News St. Joseph — 14 November 2013
Mill Stream Village is open

by Cori Hilsgen

news@thenewsleaders.com

If you are interested in living in the heart of a thriving and vibrant college town, than Mill Stream Village might be a good option for you. The Village is a place for both working and retired adults.

So far, three private homes and eight shared-care cottages have been built. One of the private homes is available to rent or own.

Just recently opened, the shared-cared cottages are available for an assisted-living experience. The cottages are clustered together and include an on-site, “Home Instead Senior Care” in-home care provider. The cottages are available for lease and include all utilities except phone and high-speed internet. Detached garages are also available for an additional fee.

All cottages have individual front porches for private entry but also center around a community dining room where residents can gather for meals. Residents can plant flowers, hang bird feeders and otherwise decorate their front entries. Most pets are allowed, with a few exceptions. A damage deposit for cleaning is required for pet owners.

The care provider is based in a centrally located office connected to the cottages. Each household receives a minimum of seven hours of personal-care assistance each week. Additional services can be added as needed or desired.

The cottages are one-bedroom or one-bedroom-plus-den designs. Each has a full kitchen, in-floor heat, washer and dryer and many features to make retirement living easier. Each offers enough space for one or two individuals.

The Village is owned by Jon Petters, Colleen Hollinger Petters, Peter Gillitzer and TJ Properties. Hollinger Petters, vice president of marketing and sales, said baby boomers have changed the game and really raised the bar of expectations for what 65-plus living should look like. Many don’t want it to be retirement, but want to remain actively working. Adult children of parents who are in their mid-80s and 90s are also wanting and expecting more for their parents in assisted living.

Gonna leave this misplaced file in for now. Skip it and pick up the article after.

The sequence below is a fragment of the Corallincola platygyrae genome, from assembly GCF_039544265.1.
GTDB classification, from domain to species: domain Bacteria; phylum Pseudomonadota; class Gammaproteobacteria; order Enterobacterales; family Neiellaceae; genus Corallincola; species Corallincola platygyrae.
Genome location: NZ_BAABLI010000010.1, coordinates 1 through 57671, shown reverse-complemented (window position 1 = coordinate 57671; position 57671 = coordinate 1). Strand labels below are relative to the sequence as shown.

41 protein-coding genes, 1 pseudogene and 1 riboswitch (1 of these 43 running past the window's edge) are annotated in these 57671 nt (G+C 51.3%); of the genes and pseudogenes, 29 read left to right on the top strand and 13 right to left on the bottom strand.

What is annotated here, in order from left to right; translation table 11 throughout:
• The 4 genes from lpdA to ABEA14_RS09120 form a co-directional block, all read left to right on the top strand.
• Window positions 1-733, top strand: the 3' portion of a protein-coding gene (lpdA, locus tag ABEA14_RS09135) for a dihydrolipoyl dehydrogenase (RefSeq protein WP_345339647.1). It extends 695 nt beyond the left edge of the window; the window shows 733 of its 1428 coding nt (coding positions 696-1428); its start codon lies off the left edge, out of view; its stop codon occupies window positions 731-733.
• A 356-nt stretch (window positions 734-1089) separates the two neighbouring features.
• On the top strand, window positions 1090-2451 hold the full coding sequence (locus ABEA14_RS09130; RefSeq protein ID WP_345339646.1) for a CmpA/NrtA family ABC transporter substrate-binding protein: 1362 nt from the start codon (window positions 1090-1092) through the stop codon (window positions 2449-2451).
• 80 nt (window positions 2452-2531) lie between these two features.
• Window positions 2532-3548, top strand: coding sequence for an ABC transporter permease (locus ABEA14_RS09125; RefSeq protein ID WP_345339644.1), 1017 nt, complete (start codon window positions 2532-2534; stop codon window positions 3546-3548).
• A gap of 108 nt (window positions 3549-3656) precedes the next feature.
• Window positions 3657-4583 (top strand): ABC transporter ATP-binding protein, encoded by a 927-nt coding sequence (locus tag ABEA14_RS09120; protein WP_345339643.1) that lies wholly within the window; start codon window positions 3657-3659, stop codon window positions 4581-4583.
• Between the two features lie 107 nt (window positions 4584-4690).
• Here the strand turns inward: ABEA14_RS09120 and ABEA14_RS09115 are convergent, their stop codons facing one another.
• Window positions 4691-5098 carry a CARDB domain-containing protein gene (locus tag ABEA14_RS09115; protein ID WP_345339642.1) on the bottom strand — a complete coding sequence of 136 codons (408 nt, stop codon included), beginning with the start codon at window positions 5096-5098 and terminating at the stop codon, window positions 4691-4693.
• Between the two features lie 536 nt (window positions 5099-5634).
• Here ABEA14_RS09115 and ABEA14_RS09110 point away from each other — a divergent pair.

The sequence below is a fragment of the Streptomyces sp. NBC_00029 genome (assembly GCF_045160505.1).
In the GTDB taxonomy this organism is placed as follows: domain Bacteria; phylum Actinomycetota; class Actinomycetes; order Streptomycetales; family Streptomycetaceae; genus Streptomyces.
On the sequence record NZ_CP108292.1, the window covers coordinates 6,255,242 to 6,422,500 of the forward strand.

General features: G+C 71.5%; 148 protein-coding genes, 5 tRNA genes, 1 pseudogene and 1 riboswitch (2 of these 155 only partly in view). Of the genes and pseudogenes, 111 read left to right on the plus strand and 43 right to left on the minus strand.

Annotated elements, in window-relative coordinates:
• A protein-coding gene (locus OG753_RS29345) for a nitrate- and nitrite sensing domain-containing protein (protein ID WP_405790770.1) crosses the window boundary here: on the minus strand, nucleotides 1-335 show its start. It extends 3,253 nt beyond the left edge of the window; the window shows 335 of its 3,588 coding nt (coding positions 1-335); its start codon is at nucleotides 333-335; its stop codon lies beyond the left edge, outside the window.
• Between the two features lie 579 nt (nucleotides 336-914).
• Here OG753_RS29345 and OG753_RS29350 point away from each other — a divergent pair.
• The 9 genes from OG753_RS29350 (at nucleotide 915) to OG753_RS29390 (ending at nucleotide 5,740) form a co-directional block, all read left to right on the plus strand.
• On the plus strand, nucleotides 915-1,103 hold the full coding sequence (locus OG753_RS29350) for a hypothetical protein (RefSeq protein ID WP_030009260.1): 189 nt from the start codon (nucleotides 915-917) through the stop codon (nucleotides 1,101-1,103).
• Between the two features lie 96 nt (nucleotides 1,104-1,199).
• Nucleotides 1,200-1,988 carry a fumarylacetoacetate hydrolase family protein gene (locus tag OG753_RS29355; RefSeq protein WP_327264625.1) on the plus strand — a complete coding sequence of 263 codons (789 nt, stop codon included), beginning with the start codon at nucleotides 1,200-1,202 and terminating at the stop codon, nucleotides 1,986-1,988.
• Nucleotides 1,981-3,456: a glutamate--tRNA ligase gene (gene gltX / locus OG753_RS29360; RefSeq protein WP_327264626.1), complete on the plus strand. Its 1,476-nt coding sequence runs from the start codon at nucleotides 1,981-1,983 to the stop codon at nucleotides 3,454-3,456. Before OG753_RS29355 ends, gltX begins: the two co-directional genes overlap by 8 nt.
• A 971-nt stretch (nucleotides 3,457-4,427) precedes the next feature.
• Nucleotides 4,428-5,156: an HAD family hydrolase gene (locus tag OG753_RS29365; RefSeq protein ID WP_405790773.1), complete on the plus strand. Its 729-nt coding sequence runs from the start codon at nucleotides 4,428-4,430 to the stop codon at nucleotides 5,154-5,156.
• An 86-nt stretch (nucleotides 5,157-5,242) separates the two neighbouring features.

She said college towns offer a variety of reasons why they are a good place to retire. Living in a vibrant community is not just desirable but also really important.

“We have taken our research, experience and – most importantly – listening to people right here to develop high-quality yet not-so-big homes in a location very close to downtown St. Joseph,” Hollinger Petters said. “This includes the assisted-living cottages that each have their own private entrance, along with a main entrance, yet are part of this community.”

Hollinger Petters said many local residents who do not want to relocate to St. Cloud for their retirement might want to consider the Village. It’s located very close to downtown St. Joseph, offering pharmacies, a health clinic, groceries, church, restaurants and a coffee shop, a library, shopping and other options.  The area includes many walkable streets with sidewalks leading to the downtown area or the college campus.

“We want residents at Mill Stream Village to get involved in the community if they are interested and physically able to do that,” Hollinger Petters said. “We want them to be so familiar at the local coffee shop, food coop, or on their walking or biking route that they become a regular.”

Hollinger Petters said they know that for some people in assisted living,  that familiarity might be as close as their immediate neighbors in the cottage next door.

She added they don’t want to malign the residents and developers of larger retirement community apartment buildings and feel those buildings offer unique components such as organized activities, craft rooms and other options for people who want them.

The Village differs from other retirement areas because it’s located close to town, so transportation is not as difficult. Being closer to town also helps strengthen involvement options for volunteering in town or on the College of St. Benedict campus.

There are options to participate in activities and other things at the college.